Footnotes: Authors should use footnotes to cite sources. Each footnote should state the author's last name and the year of publication, adding page numbers when quoting from or referring to a particular passage. E.g. Smith (2005), 43. The footnote may include a brief comment that helps the reader to understand the source's relationship to the article's argument.
Please use the following formats for the bibliography and footnotes:
BOOK: Baron, David P. 1996. Business and Its Environment, 2nd edition. Upper Saddle River, New Jersey: Prentice Hall.
EDITED COLLECTION: Aggarwal, Vinod K. ed. 1998. Institutional Designs for a Complex World: Bargaining, Linkages, and Nesting. Ithaca: Cornell University Press.
CHAPTER IN MULTI-AUTHOR COLLECTION: Gale, Jeffrey and Rogene A. Bucholz. 1987. "The Political Pursuit of Competitive Advantage: What Business Can Gain from Government." In Business Strategy and Public Policy, edited by Alfred Marcus, Allen M. Kaufman, and David Beam. New York: Quorum Books.
JOURNAL ARTICLE: Tiller, Emerson H. 1998. "Controlling Policy by Controlling Process: Judicial Influence on Regulatory Policy." Journal of Law, Economics, & Organization 14 (1): 114-135.
WORKING PAPER: Bell, Linda and Richard Freeman. 1994. "Why Do Americans and Germans Work Different Hours." Working Paper 4804. Cambridge, Mass.: National Bureau of Economic Research.
PAPER PRESENTED AT A MEETING: Dobson, Wendy. 1995. "Pacific Triangles: U.S. Economic Relationships with Japan and China." Paper presented at the Industry Canada Conference, December, Vancouver, B.C.
GOVERNMENT/INSTITUTIONAL PUBLICATION: United Nations. 1995. "World Investment Report 1995: Transnational Corporations and Competitiveness." footnote: United Nations (1985).
NEWSPAPER OR MAGAZINE ARTICLES: No reference listing is needed. Include relevant information in a footnote: New York Times, 15 September 1998, p. A1. Author's names and article titles are omitted except when an author prefers to add them because they enhance understanding of points made in the text or the source.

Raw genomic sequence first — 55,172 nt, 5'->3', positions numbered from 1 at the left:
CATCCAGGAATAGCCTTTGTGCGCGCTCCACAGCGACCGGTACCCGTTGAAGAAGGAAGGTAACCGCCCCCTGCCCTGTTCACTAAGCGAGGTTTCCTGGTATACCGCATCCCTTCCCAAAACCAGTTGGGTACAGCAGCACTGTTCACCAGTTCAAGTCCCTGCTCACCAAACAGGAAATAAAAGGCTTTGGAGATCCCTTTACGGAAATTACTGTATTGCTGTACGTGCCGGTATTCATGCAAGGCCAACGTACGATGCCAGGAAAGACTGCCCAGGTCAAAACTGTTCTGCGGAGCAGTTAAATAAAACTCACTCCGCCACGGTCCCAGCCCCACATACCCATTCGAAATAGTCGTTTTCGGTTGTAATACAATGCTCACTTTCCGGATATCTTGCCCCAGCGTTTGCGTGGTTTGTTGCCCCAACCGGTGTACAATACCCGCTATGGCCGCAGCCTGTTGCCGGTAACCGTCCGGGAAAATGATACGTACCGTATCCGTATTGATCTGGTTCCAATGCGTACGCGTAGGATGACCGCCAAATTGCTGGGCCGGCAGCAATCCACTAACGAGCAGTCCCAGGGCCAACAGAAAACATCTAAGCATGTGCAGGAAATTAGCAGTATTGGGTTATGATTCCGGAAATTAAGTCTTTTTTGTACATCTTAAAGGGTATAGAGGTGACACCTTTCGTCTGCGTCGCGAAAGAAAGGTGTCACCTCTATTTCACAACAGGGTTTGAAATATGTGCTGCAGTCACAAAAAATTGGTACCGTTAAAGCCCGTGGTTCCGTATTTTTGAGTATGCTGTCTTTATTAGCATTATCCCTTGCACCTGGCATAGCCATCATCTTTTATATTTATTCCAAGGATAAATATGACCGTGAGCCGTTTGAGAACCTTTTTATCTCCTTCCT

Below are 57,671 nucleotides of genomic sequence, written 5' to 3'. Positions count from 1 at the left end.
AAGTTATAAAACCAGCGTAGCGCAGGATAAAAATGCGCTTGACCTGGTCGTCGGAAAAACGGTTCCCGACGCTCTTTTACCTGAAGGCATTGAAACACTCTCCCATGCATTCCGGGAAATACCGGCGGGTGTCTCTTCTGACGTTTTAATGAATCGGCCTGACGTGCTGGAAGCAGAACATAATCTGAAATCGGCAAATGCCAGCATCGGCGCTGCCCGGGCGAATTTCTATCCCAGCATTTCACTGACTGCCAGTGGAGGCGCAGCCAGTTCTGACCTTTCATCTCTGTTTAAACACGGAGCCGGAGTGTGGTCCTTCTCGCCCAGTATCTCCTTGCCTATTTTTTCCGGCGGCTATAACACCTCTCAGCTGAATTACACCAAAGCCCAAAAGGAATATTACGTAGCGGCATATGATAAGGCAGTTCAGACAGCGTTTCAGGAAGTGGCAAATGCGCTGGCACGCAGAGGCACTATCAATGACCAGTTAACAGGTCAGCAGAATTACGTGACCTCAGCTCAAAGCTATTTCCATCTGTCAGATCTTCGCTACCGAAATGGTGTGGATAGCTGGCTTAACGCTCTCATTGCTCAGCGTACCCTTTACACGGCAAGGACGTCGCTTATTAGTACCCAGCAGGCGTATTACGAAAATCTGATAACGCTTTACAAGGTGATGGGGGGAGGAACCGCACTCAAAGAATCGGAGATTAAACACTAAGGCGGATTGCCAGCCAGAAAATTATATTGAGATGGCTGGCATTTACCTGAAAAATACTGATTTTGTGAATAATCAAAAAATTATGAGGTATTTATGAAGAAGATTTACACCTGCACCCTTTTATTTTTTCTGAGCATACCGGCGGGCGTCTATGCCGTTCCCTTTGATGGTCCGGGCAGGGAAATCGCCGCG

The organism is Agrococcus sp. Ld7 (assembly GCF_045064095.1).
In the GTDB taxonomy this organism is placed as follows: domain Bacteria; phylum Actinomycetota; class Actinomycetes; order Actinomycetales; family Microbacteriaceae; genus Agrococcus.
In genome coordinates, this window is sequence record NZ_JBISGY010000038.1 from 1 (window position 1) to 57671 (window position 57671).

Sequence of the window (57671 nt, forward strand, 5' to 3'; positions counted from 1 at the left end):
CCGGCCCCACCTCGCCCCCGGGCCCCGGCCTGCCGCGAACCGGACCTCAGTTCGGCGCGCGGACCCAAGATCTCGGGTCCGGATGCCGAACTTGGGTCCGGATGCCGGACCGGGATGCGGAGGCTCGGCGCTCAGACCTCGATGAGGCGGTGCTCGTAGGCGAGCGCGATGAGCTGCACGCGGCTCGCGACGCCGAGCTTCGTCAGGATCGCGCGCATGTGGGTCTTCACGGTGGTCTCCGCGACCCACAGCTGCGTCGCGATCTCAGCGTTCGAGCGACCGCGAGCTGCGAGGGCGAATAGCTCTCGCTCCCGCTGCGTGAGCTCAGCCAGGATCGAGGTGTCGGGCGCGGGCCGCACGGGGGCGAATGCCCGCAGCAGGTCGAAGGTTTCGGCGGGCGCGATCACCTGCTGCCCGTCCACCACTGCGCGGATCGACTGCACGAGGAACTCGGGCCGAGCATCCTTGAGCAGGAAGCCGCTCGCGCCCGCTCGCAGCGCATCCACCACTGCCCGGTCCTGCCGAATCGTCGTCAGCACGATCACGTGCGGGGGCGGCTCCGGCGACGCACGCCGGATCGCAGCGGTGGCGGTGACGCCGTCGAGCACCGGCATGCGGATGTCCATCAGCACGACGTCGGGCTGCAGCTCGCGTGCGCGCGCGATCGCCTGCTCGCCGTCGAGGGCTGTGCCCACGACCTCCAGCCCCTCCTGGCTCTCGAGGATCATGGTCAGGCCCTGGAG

PUBLICATION DISTRIBUTED ELECTRONICALLY: In addition to the usual information, please list the service name, the name of the vendor providing the service, and any identifying numbers.
UNPUBLISHED INTERVIEW: No reference listing is needed. Include relevant information only in a footnote: Author's interview with Adam Smith, Washington, D.C., August 1998. If the interviewee was promised anonymity, describe the informant as precisely as possible, for example, as a member of a category of individuals, without identifying the person.
UNPUBLISHED MANUSCRIPT: Wu, Abraham H. 1994. "Contributions, Lobbying, and Participation." Unpublished manuscript, Stanford University, Stanford, CA.
Ph.D. DISSERTATION: de Figueiredo, John M. 1997. "The Politics of the Court and the Strategy of the Firm." Ph.D. diss., University of California, Berkeley.
Spelling: Use the American spelling of words such as "color" and "analyze." When referring to the United States, use "U.S." only in the adjectival form (e.g., the United States v. the U.S. economy).
Capitalization: Use capital letters sparingly. For example: the Clinton Administration v. the administration; South China Sea v. continental Europe; etc.
Punctuation: Observe the following guidelines:
Numerals: In general, spell out numbers including and below one hundred, and for large round numbers above that one thousand, ten million, etc. Use numerals for specific measures (e.g., $55 or 85 km) and percentages (e.g., 50 percent), using the percent sign only in tables and figures.
Dates: Set out specific dates in day-month-year format, omitting commas (e.g., 15 August 1999). When referring to a particular decade, do not use an apostrophe (e.g., 1990s). Spell out centuries (e.g., eighteenth century, not 18th century).
For questions of style not answered here, please refer to The Chicago Manual of Style, 14th ed., or contact the editorial office of Business and Politics.